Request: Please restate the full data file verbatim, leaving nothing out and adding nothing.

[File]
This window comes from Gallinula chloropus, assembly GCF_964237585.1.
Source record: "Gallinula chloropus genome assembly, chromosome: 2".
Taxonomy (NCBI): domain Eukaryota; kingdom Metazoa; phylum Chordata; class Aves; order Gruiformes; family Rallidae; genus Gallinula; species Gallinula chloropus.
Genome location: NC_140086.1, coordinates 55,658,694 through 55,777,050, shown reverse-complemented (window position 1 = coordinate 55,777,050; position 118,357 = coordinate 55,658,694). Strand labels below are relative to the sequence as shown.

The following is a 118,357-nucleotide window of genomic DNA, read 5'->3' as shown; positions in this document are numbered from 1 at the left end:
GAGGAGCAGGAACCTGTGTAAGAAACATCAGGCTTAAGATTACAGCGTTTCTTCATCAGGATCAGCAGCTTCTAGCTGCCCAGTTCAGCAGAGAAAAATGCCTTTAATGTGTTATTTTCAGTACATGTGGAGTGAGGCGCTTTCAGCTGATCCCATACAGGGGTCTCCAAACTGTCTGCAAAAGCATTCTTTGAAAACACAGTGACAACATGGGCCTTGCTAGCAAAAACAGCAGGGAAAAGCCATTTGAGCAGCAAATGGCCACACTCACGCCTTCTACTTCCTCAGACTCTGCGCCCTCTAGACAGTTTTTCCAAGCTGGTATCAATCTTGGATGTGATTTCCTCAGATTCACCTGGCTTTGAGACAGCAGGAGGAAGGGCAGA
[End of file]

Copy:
This window comes from Gallinula chloropus, assembly GCF_964237585.1.
Source record: "Gallinula chloropus genome assembly, chromosome: 2".
Taxonomy (NCBI): domain Eukaryota; kingdom Metazoa; phylum Chordata; class Aves; order Gruiformes; family Rallidae; genus Gallinula; species Gallinula chloropus.
Genome location: NC_140086.1, coordinates 55,658,694 through 55,777,050, shown reverse-complemented (window position 1 = coordinate 55,777,050; position 118,357 = coordinate 55,658,694). Strand labels below are relative to the sequence as shown.

The following is a 118,357-nucleotide window of genomic DNA, read 5'->3' as shown; positions in this document are numbered from 1 at the left end:
GAGGAGCAGGAACCTGTGTAAGAAACATCAGGCTTAAGATTACAGCGTTTCTTCATCAGGATCAGCAGCTTCTAGCTGCCCAGTTCAGCAGAGAAAAATGCCTTTAATGTGTTATTTTCAGTACATGTGGAGTGAGGCGCTTTCAGCTGATCCCATACAGGGGTCTCCAAACTGTCTGCAAAAGCATTCTTTGAAAACACAGTGACAACATGGGCCTTGCTAGCAAAAACAGCAGGGAAAAGCCATTTGAGCAGCAAATGGCCACACTCACGCCTTCTACTTCCTCAGACTCTGCGCCCTCTAGACAGTTTTTCCAAGCTGGTATCAATCTTGGATGTGATTTCCTCAGATTCACCTGGCTTTGAGACAGCAGGAGGAAGGGCAGA